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How to Transfer U.S. Pensions into Canadian RRSPs

Author: Brad Howland
First Posted: Jan. 23, 2006

If you move to Canada and have money in U.S. retirement arrangements (such as 401(K)s or IRAs) , you may be wondering what to do with that money!

If you withdraw from your 401(K) or IRA before reaching retirement age, you will likely face a 20% withholding to help cover income tax owing for the year, and be liable for (unless certain conditions are met) a 10% "additional tax" on your U.S. tax return. For these reasons, you should strongly consider leaving your money in the U.S. plan until retirement.

However, if you really want to get the money to Canada, CRA will allow a transfer to be made from certain U.S. pension plans to Canadian RRSPs, as long as the following conditions are met:

  1. You must have been a resident of the U.S. when the contributions to the plan were made;
  2. The withdrawal must be a lump sum payment;
  3. The withdrawal must be taxable in the U.S.; and
  4. The transfer has to be made in the year the amount is included in the individual's income or within 60 days after the end of the year.

According to CRA Interpretation Bulletin IT-528, the U.S. pension plan must meet the definition of a "foreign retirement arrangement" in subsections 248(1) and 6803(1) of the Income Tax Act to be eligible for an RRSP transfer. According to my trusty Practitioner's Income Tax Act (27th edition), the plan must be one to which subsections 408(a), (b), or (h) of the United States Internal Revenue Code of 1986 apply.

The way I read these subsections of the current version of the Internal Revenue Code, an eligible "foreign retirement arrangement" would be a U.S. Individual Retirement Account (IRA), an "individual retirement annuity" (similar to an IRA but issued through an insurance company), or a custodial or trust account that meets all the conditions of an IRA.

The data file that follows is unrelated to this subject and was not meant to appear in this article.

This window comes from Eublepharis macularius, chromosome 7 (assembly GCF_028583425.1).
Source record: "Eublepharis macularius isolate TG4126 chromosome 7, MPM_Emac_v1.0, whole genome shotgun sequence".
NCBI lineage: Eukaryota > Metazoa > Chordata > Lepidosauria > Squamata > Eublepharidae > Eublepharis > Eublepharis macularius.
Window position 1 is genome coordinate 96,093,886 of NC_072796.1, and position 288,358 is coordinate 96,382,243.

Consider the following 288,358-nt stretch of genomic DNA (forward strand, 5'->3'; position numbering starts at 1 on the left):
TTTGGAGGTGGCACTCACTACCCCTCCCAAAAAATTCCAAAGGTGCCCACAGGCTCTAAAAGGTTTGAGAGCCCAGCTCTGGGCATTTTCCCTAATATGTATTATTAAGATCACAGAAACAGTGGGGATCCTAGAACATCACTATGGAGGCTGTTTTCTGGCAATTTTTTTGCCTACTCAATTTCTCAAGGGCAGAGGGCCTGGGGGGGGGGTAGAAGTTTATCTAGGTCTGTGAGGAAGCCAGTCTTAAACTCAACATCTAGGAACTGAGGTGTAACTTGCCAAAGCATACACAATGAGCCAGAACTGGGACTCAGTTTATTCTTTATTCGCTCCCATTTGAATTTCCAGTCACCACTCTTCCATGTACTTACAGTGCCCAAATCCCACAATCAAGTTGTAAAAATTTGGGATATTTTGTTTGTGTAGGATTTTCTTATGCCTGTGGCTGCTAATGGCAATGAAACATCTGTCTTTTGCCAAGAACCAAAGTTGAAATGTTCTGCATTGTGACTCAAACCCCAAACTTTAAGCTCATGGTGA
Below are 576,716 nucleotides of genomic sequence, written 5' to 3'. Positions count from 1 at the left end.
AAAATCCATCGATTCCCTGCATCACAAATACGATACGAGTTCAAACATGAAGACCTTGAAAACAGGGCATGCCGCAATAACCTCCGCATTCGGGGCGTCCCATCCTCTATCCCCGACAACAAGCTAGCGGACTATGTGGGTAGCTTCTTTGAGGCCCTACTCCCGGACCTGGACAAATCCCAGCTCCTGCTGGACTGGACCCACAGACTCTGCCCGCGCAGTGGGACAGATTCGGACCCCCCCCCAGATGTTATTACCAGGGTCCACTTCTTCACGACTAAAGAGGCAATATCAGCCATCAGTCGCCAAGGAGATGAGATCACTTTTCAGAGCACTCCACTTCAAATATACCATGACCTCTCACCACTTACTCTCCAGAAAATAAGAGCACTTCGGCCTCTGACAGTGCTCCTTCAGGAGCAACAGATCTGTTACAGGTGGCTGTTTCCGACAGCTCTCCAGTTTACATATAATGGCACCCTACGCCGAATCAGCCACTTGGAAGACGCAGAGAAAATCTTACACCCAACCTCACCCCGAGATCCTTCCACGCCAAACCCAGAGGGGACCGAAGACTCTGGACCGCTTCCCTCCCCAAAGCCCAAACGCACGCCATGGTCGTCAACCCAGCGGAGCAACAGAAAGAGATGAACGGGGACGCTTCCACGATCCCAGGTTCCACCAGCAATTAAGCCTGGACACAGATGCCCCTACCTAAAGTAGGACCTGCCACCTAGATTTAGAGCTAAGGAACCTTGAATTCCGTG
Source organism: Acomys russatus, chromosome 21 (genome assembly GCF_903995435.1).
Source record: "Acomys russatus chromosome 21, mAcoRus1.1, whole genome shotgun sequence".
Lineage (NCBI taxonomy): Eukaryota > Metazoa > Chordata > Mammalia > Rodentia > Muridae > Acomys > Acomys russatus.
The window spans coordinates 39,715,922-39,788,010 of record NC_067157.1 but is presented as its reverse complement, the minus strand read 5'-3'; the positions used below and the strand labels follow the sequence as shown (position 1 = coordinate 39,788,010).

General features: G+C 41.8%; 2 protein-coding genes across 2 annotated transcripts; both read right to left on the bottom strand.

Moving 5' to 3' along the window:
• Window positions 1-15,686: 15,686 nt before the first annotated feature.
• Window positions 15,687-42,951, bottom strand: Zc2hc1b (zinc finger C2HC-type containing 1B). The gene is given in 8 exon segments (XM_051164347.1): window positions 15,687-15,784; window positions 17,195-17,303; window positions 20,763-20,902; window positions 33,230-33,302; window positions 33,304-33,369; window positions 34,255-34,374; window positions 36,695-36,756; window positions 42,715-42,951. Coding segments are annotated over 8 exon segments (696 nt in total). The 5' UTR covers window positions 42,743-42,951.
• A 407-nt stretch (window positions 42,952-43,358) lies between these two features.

CRA's policy at this time appears to be that it will accept transfers to RRSPs from IRAs, but not other plans such as 401(K)s. Some tax practitioners have stated that transfers from 401(K)s are acceptable, but I wouldn't want to risk it myself. I feel that you first need to transfer your funds from the 401(K) to an IRA, then transfer to an RRSP.

Note that your RRSP contribution limit does not factor into the amount you can transfer—transfers are made in addition to any contribution room you might have. It could be helpful to inform the RRSP trustee that the transfer is taking place under section 60(j) of the Income Tax Act so they can note that on the RRSP Contribution Receipt.

The IRA withdrawal will be viewed as a transfer only from Canada's perspective. The U.S. will still view it as an early withdrawal and impose the taxes mentioned above, but there is a little maneuver that can recover part of the taxes paid to the U.S. from Canada.

This technique works if you wait until entering Canada and becoming a resident before making the IRA to RRSP transfer. Include the withdrawal in income on your Canadian tax return and claim the transfer into your RRSP, resulting in no additional tax liability to Canada. Then claim foreign tax credits on your Canadian return for taxes paid to the U.S. on that income, thereby recovering some of the U.S. tax from Canada. The amount recoverable would not include the 10% additional tax mentioned above (here's why), but you could still get a lot of the U.S. tax back.

You aren't actually paying tax to Canada on the pension withdrawal, so you need sufficient other Canadian income and tax owing to Canada for this maneuver to work. It is highly recommended that you do a formal tax planner with a qualified tax preparer, crunching the numbers first before making an actual move.

Related Websites

Transfer from a non-registered pension plan

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